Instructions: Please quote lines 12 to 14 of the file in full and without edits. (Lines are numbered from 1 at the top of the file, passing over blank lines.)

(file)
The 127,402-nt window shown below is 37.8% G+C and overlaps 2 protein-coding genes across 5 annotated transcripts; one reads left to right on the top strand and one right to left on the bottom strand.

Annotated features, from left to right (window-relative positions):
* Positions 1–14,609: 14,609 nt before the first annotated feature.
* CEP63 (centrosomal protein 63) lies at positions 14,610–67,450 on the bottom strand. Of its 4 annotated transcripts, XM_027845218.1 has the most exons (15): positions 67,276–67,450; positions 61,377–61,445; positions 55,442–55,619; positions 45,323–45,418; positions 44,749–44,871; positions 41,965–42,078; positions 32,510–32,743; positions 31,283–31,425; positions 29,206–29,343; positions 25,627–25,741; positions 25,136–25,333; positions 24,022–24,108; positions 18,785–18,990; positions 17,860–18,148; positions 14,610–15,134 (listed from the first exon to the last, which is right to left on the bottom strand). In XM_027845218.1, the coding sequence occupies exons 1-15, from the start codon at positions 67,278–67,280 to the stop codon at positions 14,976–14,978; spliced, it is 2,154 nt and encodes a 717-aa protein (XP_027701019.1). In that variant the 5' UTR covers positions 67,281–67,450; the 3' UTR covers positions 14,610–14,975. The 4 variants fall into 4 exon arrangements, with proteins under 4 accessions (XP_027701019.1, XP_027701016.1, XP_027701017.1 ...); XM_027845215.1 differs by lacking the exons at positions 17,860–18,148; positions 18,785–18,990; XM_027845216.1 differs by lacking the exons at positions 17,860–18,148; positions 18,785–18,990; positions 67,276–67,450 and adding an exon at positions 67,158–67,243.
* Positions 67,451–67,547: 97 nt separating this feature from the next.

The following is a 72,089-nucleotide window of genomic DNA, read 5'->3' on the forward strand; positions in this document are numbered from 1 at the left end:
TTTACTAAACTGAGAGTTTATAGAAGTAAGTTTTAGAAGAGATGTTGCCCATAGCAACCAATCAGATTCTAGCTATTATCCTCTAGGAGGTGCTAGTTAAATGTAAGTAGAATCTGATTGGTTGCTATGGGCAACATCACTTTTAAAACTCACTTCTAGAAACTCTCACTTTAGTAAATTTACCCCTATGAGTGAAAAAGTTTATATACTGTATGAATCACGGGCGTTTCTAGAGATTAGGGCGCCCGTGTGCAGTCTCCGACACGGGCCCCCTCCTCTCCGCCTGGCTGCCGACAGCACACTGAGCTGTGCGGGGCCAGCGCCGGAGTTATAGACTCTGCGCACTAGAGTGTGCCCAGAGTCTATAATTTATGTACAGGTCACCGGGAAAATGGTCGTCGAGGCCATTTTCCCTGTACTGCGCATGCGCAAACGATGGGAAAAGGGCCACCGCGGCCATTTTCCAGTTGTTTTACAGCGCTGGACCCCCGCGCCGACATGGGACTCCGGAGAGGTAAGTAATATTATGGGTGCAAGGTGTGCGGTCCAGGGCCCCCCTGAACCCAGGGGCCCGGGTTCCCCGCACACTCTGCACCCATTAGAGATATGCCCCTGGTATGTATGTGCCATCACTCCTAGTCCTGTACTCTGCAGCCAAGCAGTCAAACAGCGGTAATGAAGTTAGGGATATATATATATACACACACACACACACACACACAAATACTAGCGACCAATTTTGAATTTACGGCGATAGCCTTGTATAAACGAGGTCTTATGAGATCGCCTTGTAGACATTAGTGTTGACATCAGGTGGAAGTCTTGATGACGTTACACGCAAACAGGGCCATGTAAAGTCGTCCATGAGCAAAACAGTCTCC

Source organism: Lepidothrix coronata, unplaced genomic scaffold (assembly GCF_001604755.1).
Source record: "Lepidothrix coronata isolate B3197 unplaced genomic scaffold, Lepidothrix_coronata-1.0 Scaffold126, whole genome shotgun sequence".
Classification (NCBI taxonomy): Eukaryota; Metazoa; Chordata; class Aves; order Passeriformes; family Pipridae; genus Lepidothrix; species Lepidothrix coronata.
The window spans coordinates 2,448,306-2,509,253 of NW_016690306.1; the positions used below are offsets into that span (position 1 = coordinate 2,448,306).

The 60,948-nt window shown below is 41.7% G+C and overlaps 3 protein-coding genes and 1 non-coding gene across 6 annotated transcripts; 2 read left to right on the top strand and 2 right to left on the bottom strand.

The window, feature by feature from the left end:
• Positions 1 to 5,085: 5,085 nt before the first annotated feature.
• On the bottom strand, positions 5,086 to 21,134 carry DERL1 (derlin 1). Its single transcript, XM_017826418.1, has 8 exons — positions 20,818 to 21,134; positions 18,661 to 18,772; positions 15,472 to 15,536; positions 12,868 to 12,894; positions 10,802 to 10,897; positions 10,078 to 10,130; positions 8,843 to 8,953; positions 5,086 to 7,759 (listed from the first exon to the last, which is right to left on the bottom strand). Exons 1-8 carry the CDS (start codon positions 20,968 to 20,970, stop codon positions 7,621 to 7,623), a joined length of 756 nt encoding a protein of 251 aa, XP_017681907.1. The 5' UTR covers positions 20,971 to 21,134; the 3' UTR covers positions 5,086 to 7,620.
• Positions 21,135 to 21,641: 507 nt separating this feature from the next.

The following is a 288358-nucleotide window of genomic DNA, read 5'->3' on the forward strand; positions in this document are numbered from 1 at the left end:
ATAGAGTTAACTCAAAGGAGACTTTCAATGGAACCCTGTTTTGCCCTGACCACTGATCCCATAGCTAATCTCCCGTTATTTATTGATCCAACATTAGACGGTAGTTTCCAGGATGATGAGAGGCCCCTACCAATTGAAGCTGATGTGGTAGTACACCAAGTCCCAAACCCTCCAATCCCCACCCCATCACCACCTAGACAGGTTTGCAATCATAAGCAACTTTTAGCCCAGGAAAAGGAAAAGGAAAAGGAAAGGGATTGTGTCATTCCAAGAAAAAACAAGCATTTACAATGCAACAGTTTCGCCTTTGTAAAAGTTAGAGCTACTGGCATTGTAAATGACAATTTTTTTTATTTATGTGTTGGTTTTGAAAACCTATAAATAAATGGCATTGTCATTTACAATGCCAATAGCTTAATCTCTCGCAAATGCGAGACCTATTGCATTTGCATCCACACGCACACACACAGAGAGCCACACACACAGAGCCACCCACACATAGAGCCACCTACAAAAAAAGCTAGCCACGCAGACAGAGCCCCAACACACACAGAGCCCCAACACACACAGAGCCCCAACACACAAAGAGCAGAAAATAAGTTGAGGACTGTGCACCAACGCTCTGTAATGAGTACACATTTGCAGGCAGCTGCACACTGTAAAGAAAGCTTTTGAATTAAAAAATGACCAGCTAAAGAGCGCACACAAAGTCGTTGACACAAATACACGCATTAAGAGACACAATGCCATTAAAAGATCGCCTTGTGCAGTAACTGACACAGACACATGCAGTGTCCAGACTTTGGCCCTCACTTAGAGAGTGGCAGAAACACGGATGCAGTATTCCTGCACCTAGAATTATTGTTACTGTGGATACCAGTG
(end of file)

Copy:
The 60,948-nt window shown below is 41.7% G+C and overlaps 3 protein-coding genes and 1 non-coding gene across 6 annotated transcripts; 2 read left to right on the top strand and 2 right to left on the bottom strand.

The window, feature by feature from the left end:
• Positions 1 to 5,085: 5,085 nt before the first annotated feature.